OECD Secretary-General Angel Gurría congratulated Israel for its superior
economic growth but noted inequality and a lack of social
“Given the state of affairs in the world, Israel is looking
steady, strong and I think moving in the right direction,” Gurría said Sunday,
as he presented the Organization for Economic Cooperation and Development’s 2013
Economic Survey on Israel to the government.
With GDP growth rates
projected near 3.7 percent for 2013 and only a slight decline expected in 2014,
Israel was growing faster than the world average of 2.7% and at about three
times the rate of the OECD average of 1.2%.
New Finance Ministry figures
released on Sunday, however, put growth somewhat lower, estimating it at 3.6%
for 2013 and projected it to be 3.1% for 2014.
Many OECD countries are
“still exhibiting and suffering the effects of the crisis. Unemployment is still
growing in the Euro zone, at around 12%.”
In Israel it has dropped below
Gurría picked out Israel’s booming hi-tech sector and its natural gas
finds as major drivers of the economy, noting that the latter accounted for one
percentage point of its economic growth.
The natural gas, in other words,
could account for the entire difference between Israel’s GDP growth and the
Yet not everyone was able to partake in Israel’s positive
economic progress. The report cited the high levels of poverty, with more than
20% of the population living under the poverty line.
“I think the
question is how to broadly translate these good results, these good numbers,
into a broadbased improvement in living standards across the population,” he
According the OECD report, “the middle-class concerns that surfaced
in the 2011 ‘tent protests’ remain prominent, notably the housing costs, high
retail prices and associated dissatisfaction with the degree of competition in
the economy, the role of large familyrun business groups and the distribution of
the tax burden.”
To stay ahead, Israel would have to implement structural
reforms, make the labor market more flexible, reduce bureaucracy and ensure that
ballooning real estate prices were not a housing bubble.
that Israel do away with the VAT exemption in Eilat and on fruits and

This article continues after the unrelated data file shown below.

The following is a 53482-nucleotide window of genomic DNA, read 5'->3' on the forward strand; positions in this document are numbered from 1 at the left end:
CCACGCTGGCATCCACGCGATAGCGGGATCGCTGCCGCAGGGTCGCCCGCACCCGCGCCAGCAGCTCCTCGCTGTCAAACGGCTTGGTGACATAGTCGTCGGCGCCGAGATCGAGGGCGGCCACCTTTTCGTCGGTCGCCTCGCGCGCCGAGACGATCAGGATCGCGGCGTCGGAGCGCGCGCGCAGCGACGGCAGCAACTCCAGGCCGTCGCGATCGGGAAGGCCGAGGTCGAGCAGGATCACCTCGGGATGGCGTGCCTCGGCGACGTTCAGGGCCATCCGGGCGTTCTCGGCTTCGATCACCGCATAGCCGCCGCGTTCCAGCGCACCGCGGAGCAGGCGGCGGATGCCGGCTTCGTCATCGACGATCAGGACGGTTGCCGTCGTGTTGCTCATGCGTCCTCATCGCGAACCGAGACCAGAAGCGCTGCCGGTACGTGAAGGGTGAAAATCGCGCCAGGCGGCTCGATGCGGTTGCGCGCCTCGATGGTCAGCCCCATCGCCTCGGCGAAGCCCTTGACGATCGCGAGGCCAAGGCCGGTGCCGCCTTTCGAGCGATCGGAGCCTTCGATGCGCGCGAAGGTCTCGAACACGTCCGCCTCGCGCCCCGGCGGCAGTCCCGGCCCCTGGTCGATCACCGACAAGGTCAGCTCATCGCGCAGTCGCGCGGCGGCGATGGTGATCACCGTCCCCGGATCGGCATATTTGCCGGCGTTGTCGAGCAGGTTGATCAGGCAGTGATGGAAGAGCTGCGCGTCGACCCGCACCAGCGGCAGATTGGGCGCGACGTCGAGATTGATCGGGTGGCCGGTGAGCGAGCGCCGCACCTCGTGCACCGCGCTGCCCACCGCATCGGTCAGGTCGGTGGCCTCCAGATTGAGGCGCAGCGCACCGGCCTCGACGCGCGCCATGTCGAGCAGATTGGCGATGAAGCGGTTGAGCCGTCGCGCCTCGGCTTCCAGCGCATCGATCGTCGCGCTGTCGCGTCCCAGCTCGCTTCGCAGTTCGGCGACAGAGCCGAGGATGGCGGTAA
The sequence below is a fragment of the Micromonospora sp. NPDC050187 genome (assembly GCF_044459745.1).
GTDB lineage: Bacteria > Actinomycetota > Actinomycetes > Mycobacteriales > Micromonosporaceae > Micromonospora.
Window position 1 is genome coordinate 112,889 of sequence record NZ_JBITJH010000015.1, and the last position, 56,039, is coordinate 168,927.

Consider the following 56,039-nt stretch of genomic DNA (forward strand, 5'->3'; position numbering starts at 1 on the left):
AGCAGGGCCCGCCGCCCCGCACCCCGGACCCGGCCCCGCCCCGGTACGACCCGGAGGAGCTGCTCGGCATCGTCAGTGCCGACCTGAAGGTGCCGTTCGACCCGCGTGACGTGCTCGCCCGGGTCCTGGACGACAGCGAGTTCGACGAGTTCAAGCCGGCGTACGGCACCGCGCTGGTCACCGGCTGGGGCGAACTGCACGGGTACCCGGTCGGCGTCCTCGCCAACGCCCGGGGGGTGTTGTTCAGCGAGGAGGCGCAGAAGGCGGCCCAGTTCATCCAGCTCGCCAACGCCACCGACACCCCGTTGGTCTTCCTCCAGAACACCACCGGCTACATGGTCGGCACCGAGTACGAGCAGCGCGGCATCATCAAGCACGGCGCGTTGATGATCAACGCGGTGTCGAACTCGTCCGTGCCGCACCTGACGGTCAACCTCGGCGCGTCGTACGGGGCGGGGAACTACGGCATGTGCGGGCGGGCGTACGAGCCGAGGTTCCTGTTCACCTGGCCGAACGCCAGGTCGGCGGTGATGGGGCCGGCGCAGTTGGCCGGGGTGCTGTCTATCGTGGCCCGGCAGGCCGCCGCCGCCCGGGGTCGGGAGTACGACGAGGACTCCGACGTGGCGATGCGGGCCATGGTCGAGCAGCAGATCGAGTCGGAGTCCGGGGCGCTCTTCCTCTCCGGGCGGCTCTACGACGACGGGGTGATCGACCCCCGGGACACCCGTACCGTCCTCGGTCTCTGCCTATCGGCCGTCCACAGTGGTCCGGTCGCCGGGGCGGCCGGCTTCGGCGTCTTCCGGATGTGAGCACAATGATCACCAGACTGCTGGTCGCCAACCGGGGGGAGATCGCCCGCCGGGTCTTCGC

vegetables, and raise the retirement age for women, which is currently at
Prime Minister Binyamin Netanyahu, who met with Gurria in the
morning, welcomed the report but acknowledged the challenges it
“On closing the gaps, I would say that there will be more
people who will participate and benefit from growth. This is the main thing I
would say that we need to do, but we must ensure that there will be benefits,”
he said. “Creating growth is the critical thing that we are committed
Finance Minister Yair Lapid noted that as an export-oriented
economy, Israel was vulnerable to world events.
In a speech to the Globes
Israel Business conference, Lapid spoke of the importance of moving the peace
process forward in that context.
“The latest OECD report, presented just
this morning to the government, cites Israel’s hi-tech industry as the main
engine of our economic growth, but our enemies also know that this makes our
economy particularly vulnerable in the face of all kinds of international
boycotts and sanctions,” he said.
Turning to fiscal issues, Gurría noted
that Israel has increased public expenditure less than most OECD countries, but
noted that the condition a few years down the road remained a
The Bank of Israel on Sunday said that the newly approved
cancellation of a NIS 3.3 billion income tax increase, which had been planned
for January, would require the government to raise other taxes or cut spending
to the tune of 1% of GDP in 2015, and over 2% cumulatively by 2017.
Finance Ministry projections put the 2013 deficit at 3%, well below the 4.3%